Ogden gave me both the first and second versions. Joyce gave me the immense sheets on which Ogden had had “Anna Livia” printed in huge type so that the author-his sight was growing dimmer-could read it without effort. I wondered where Mr. Ogden had got hold of such big type, until my friend Maurice Saillet, examining it, told me that the corresponding pages in the book had been photographed and much enlarged. The “Anna Livia” recording was on both sides of the disc; the passage from Ulysses was contained on one. And it was the only recording from Ulysses that Joyce would consent to.
How I regret that, owing to my ignorance of everything pertaining to recording, I didn’t do something about preserving the “master.” This was the rule with such records, I was told, but for some reason the precious “master” of the recording from Ulysses was destroyed. Recording was done in a rather primitive manner in those days, at least at the Paris branch of His Master’s Voice, and Ogden was right, the Ulysses record was not a success technically. All the same, it is the only recording of Joyce himself reading from Ulysses, and it is my favorite of the two.
The Ulysses record was not at all a commercial venture. I handed over most of the thirty copies to Joyce for distribution among his family and friends, and sold none until, years later, when I was hard up, I did set and get a stiff price for one or two I had left.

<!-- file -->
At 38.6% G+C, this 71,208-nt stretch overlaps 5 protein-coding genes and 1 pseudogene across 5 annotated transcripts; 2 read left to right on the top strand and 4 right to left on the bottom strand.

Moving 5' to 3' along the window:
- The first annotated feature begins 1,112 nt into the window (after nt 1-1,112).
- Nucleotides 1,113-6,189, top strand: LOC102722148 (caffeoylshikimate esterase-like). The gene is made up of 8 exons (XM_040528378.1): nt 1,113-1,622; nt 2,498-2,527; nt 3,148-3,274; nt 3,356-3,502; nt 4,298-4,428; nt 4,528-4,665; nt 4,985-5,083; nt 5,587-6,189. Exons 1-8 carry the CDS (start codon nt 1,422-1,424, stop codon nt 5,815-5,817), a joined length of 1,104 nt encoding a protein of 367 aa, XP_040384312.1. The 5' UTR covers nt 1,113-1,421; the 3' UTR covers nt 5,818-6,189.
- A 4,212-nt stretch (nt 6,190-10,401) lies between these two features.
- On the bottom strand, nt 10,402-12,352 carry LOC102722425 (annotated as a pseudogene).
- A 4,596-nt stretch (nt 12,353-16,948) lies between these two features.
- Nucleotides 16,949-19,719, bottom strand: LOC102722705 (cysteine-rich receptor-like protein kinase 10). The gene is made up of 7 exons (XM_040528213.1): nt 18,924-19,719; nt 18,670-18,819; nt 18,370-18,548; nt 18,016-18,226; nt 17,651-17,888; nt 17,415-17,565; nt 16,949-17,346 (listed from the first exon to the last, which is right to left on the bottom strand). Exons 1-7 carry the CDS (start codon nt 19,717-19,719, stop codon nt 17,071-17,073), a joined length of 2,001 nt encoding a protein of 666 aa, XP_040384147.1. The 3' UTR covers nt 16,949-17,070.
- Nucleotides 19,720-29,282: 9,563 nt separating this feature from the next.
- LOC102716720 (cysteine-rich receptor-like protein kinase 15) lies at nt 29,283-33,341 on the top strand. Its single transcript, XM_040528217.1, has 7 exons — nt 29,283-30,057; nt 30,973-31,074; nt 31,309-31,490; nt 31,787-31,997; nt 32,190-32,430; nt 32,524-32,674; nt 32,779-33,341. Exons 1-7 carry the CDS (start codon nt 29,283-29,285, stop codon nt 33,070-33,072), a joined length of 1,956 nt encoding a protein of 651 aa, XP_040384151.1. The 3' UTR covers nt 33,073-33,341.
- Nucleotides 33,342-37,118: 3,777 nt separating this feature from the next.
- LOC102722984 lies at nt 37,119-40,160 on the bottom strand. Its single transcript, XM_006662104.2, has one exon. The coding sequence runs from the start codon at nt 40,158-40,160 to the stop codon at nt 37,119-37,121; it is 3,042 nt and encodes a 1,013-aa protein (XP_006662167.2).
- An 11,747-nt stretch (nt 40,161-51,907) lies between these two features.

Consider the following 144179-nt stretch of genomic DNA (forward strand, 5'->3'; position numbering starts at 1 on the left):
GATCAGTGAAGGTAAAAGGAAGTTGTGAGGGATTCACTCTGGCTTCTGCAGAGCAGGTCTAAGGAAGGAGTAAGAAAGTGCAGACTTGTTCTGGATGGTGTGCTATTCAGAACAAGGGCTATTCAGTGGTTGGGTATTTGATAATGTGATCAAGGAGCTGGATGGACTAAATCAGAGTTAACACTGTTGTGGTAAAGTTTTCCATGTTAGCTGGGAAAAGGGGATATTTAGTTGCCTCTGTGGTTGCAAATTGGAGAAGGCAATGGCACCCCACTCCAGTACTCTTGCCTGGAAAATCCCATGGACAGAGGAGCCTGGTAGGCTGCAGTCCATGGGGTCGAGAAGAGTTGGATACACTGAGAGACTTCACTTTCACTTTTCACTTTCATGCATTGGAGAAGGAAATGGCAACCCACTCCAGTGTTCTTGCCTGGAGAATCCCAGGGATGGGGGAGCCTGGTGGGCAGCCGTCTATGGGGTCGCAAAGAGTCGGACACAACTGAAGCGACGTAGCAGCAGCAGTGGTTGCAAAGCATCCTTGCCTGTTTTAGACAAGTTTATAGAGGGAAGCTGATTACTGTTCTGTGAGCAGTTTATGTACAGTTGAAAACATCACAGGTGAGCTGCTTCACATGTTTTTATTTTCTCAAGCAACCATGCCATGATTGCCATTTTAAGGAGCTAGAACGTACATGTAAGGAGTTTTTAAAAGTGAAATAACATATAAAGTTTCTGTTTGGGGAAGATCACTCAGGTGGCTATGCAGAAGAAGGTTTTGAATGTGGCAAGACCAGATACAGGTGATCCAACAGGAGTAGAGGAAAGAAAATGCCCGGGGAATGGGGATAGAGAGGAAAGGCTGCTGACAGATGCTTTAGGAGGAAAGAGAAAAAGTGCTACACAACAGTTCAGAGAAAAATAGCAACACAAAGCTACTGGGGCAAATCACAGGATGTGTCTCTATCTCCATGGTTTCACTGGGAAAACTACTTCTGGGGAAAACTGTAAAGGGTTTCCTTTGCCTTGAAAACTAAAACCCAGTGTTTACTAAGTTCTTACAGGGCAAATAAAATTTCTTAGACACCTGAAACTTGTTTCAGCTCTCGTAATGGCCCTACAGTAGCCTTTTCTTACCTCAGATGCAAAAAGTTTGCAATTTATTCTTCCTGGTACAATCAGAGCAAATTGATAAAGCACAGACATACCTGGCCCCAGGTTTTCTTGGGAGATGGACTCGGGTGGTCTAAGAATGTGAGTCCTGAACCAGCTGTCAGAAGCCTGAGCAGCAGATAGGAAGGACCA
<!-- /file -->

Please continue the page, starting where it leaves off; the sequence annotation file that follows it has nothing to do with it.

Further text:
Discouraged by the experts at the office of the successors to His Master’s Voice in Paris, and those of the B.B.C. in London, I gave up the attempt to have the record “re-pressed “-which I believe is the term. I gave my permission to the B.B.C. to make a recording of my record, the last I possessed, for the purpose of broadcasting it on W. R. Rodger’s Joyce program, in which Andrienne Monnier and I took part.
Anyone who wishes to hear the Ulysses record can do so at the Musée de la Parole in Paris, where, thanks to the suggestion of my California friend Philias Lalanne, Joyce’s reading is preserved among those of some of the great French writers.